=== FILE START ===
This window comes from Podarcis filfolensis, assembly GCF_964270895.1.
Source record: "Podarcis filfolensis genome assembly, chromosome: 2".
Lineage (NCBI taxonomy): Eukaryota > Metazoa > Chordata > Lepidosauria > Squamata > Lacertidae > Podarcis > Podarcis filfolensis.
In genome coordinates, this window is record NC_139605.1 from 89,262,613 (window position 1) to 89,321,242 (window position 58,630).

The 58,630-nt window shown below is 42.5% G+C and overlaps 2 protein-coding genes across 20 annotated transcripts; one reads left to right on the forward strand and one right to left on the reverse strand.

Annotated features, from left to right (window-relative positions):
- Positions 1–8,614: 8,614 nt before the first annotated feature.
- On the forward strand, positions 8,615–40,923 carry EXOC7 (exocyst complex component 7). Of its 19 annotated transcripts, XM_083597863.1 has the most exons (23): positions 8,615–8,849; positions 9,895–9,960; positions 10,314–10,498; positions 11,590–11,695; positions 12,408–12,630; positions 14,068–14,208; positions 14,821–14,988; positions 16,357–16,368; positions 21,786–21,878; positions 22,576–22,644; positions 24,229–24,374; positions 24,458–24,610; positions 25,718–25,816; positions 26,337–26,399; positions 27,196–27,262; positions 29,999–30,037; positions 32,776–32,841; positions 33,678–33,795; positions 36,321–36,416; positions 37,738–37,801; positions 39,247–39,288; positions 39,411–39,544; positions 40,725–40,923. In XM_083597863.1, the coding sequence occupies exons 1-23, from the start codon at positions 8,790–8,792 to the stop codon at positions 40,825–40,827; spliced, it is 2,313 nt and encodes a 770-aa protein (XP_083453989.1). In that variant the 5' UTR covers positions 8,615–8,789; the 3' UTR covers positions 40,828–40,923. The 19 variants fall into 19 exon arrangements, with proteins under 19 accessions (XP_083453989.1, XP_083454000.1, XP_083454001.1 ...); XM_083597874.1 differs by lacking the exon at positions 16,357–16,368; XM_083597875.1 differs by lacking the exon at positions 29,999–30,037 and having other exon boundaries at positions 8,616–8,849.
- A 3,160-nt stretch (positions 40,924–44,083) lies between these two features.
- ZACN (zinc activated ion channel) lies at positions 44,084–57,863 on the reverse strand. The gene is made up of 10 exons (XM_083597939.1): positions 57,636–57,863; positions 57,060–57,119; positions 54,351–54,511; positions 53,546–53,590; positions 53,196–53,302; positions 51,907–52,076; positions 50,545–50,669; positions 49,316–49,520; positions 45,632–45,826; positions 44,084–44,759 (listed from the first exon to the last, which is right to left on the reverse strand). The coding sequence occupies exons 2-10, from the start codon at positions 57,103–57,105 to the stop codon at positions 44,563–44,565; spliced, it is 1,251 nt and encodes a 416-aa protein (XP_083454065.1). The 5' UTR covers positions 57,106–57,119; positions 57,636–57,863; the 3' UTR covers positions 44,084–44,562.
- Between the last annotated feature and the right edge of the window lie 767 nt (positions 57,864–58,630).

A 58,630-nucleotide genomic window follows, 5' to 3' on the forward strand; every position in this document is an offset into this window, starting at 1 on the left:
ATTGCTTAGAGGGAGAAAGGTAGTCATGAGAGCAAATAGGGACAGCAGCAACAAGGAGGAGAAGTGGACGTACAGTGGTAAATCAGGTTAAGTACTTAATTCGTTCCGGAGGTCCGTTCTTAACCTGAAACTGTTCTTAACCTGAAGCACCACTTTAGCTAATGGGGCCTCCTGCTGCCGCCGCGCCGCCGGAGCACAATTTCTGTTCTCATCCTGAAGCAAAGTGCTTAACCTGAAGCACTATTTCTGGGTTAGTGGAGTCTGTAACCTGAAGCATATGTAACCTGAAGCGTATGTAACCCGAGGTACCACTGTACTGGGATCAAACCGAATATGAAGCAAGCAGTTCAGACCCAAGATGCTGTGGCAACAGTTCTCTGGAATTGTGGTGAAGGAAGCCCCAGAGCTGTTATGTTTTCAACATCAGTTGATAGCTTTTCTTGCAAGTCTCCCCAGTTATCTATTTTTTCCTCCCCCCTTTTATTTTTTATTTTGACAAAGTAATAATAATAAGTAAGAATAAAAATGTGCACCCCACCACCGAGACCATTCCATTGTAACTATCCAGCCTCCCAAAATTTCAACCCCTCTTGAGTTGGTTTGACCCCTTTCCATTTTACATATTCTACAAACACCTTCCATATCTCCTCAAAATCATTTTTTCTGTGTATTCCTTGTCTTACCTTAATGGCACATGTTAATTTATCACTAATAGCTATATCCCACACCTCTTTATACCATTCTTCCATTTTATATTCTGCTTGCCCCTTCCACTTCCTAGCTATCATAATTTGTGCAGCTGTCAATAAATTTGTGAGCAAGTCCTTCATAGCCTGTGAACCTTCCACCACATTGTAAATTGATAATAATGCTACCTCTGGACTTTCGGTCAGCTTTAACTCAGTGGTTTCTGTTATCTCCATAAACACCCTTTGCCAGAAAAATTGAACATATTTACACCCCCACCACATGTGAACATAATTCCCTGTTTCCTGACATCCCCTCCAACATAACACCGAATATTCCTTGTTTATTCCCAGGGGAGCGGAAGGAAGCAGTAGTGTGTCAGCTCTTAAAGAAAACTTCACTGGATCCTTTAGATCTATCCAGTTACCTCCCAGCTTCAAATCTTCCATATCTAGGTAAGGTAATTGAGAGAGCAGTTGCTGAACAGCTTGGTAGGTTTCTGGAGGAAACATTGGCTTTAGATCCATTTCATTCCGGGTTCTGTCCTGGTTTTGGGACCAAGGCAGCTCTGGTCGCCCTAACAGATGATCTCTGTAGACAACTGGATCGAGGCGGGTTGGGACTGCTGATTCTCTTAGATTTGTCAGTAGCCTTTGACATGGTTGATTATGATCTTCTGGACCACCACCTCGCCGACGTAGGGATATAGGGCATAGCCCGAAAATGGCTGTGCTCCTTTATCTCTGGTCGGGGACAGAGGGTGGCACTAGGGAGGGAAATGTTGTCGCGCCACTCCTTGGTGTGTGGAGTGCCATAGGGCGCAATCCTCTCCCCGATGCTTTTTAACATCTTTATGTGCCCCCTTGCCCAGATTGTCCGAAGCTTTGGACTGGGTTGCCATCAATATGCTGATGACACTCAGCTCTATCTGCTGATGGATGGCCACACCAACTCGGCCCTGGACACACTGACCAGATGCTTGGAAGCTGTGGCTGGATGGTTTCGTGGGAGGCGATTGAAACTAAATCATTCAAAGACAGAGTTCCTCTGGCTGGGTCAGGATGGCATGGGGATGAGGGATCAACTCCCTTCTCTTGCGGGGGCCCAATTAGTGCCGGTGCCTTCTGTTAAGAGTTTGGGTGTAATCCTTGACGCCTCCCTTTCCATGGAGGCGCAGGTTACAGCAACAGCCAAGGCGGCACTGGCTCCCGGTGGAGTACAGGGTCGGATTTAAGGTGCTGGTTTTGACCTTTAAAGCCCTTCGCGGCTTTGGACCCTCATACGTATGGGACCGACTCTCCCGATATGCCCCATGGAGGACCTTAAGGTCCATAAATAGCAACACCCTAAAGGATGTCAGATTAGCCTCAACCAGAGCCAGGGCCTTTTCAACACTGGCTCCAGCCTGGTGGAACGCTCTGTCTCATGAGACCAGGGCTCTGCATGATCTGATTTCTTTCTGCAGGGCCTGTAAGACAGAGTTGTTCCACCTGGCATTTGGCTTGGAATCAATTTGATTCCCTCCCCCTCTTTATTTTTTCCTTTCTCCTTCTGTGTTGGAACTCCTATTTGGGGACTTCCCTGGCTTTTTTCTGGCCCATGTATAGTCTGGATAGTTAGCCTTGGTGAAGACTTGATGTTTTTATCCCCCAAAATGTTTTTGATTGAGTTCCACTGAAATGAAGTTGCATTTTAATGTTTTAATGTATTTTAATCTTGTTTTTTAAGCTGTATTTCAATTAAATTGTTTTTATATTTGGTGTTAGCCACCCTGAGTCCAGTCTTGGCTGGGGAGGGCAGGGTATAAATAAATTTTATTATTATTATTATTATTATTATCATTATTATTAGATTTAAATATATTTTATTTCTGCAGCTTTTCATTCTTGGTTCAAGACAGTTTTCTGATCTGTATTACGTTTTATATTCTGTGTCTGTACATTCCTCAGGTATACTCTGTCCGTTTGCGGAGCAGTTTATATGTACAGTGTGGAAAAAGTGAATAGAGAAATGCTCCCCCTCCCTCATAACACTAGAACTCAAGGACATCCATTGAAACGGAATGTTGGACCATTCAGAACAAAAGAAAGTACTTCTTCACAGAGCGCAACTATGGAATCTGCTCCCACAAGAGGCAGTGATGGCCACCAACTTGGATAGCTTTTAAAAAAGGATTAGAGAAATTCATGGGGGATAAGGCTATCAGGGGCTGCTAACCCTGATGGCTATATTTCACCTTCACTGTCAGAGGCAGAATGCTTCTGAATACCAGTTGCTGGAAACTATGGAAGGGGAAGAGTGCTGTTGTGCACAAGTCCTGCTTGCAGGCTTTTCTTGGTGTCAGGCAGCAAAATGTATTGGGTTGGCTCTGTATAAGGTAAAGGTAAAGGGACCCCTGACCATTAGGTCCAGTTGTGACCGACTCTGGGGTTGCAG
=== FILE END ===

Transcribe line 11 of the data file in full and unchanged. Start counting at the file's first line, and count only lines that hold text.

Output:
- Between the last annotated feature and the right edge of the window lie 767 nt (positions 57,864–58,630).